Randy Mayor; Jan Gautro
16 servings (serving size: 1 slice)

This traditional Jewish bread has a moist, rich texture and is often braided.

How to Make It

Step 1

Dissolve sugar and yeast in warm water in a large bowl; let stand 5 minutes. Add oil and egg, stirring with a whisk. Lightly spoon flour into dry measuring cups; level with a knife. Add flour and salt to yeast mixture; beat with a mixer at medium speed until smooth.

Step 2

Turn dough out onto a lightly floured surface. Knead until smooth and elastic (about 10 minutes). Place dough in a large bowl coated with cooking spray, turning to coat top. Cover and let rise in a warm place (85°), free from drafts, 1 hour or until doubled in size. (Press two fingers into dough. If indentation remains, the dough has risen enough.)

Step 3

Punch dough down; shape into a ball. Return dough to bowl; cover and let rise 1 hour or until doubled in size.

Step 4

Punch dough down; turn dough out onto a lightly floured surface. Cover and let rest 15 minutes.

Step 5

Divide dough into 3 equal portions. Working with 1 portion at a time (cover remaining dough to keep from drying), shape each portion into a 15-inch rope. Place ropes lengthwise on a baking sheet coated with cooking spray (do not stretch); pinch ends together at one end to seal. Braid ropes, and pinch loose ends together to seal. Cover and let rise 1 hour or until doubled in size.

Step 6

Preheat oven to 375°.

Step 7

Uncover dough. Combine 2 teaspoons water and egg yolk; brush over braid. Bake at 375° for 35 minutes or until loaf is browned on bottom and sounds hollow when tapped. Remove from pan; cool on a wire rack.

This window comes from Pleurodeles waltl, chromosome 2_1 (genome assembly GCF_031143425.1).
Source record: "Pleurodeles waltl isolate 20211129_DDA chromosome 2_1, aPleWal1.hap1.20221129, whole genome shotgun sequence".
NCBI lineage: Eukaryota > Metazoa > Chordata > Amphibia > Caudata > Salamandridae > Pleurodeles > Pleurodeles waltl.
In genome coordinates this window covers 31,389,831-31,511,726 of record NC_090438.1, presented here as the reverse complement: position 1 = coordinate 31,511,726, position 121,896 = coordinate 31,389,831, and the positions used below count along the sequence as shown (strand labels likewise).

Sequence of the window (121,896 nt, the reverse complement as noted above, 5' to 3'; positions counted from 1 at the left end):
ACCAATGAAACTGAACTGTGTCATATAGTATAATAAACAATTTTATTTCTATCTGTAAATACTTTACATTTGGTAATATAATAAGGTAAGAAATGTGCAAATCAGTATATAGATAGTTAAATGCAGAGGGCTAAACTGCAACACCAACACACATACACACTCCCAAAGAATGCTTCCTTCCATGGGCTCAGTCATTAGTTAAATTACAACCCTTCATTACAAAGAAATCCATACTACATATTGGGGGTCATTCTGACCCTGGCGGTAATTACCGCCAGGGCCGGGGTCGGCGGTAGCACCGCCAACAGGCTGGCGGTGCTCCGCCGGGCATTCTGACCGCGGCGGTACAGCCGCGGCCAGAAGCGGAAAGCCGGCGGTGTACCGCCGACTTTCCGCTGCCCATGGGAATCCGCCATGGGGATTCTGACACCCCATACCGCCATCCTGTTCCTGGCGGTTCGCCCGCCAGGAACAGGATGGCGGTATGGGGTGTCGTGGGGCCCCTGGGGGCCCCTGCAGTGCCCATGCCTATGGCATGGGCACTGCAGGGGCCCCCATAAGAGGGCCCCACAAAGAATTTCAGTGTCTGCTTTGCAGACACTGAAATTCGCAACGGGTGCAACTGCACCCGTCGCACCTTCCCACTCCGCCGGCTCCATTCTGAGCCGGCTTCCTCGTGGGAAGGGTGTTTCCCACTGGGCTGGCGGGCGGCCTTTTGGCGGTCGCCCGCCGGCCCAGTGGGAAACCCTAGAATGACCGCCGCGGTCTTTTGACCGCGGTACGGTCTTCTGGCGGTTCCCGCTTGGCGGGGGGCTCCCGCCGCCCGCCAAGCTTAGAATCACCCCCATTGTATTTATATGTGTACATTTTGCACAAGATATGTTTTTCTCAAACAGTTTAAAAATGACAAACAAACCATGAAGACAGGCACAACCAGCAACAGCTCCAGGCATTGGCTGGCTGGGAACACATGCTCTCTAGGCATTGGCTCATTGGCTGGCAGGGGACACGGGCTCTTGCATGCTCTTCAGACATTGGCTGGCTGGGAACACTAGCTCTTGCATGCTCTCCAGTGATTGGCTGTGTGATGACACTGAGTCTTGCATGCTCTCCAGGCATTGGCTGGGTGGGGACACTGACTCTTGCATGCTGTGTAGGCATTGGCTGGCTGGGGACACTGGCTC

Ratings & Reviews

rstarrlemaitre's Review

January 01, 2012
I agree that this is hardly like challah - more like a homemade white bread, only in novel braided form. A moist interior and a very crisp crust that had an almost goldfish-snack-cracker taste to it. Best when part of a warming winter meal - mushroom soup and mashed potatoes.

SuchAGoodCook's Review

February 28, 2010
This got all deflated so I don't know if it was my fault... I don;t know if I'm a terrible cook or if Cooking Light is a terrible magazine because EVERY recipe I have ever tried from it gets screwed up terribly. FML.

JasonM's Review

April 07, 2009
This was an easy bread to prepare and produced a moist, even crumb. That being said, I don't think I would have identified this as challah in a blind taste test. Challah is typically much richer, in my experience. But, I suppose this is the price one must pay for following a light recipe (sometimes). The leftovers made an excellent (also light) bread pudding.